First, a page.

Architect Frank Gehry’s modified design for the National Eisenhower Memorial received final approval from the National Capital Planning Commission Thursday, the final step in the federal approval process that has dragged on since 2011.
The commission voted 9 to 1 to move forward with the design for a memorial park on a four-acre site along Independence Avenue in Southwest Washington. — washingtonpost.com
Previously in the Archinect news:Chairman of Eisenhower Memorial Commission to step downEisenhower Memorial clears key hurdle on Gehry designEisenhower Memorial to consider plan that removes most of Frank Gehry’s designsEisenhower memorial, politics as usualPanel rejects design for...
[...] Frank Gehry has once again revised his design for a long-delayed memorial to President Dwight D. Eisenhower, removing two controversial metal tapestries that would have flanked the installation and two columns.
The revised design was shown today to the National Capital Planning Commission, whose members for the most part seemed receptive to moving forward with the plan. But discussion over remaining 80-foot columns — from placement to height to necessity — hinted at possible issues. — dcist.com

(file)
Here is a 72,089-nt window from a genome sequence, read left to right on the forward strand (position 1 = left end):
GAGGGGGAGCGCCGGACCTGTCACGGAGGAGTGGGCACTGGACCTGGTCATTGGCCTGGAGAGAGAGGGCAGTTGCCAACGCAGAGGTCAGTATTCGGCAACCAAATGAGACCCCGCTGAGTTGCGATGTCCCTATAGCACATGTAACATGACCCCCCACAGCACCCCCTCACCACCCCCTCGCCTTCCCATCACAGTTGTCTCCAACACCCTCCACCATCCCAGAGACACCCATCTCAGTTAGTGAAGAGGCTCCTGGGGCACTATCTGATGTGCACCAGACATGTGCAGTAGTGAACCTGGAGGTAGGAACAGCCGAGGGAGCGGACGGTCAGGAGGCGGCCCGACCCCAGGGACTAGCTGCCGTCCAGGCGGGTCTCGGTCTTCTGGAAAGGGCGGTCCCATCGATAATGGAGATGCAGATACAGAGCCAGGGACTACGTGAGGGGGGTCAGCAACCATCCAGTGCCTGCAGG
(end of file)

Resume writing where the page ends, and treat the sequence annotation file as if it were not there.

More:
Regardless, there are two paths forward. One is to scrap the project and start over with an open public competition, which would cost around $17 million, according to the Congressional Budget Office. The other is to push forward with the existing plan to finalize the memorial design and begin breaking ground.
We favor the latter. [...] And the current design is nowhere near a “monstrosity,” as some have called it; it is a novel take on memorialization [...]. — washingtonpost.com
"What has fueled the Eisenhower memorial controversy in the media are the public pronouncements of two of the president’s granddaughters, Susan and Anne Eisenhower, who have proclaimed themselves dissatisfied with the design. Understandably, their position is being taken seriously. Yet I am concerned that the growing public brouhaha will ultimately weaken the memorial design." — The New York Times Op-ed by Witold Ribczynski
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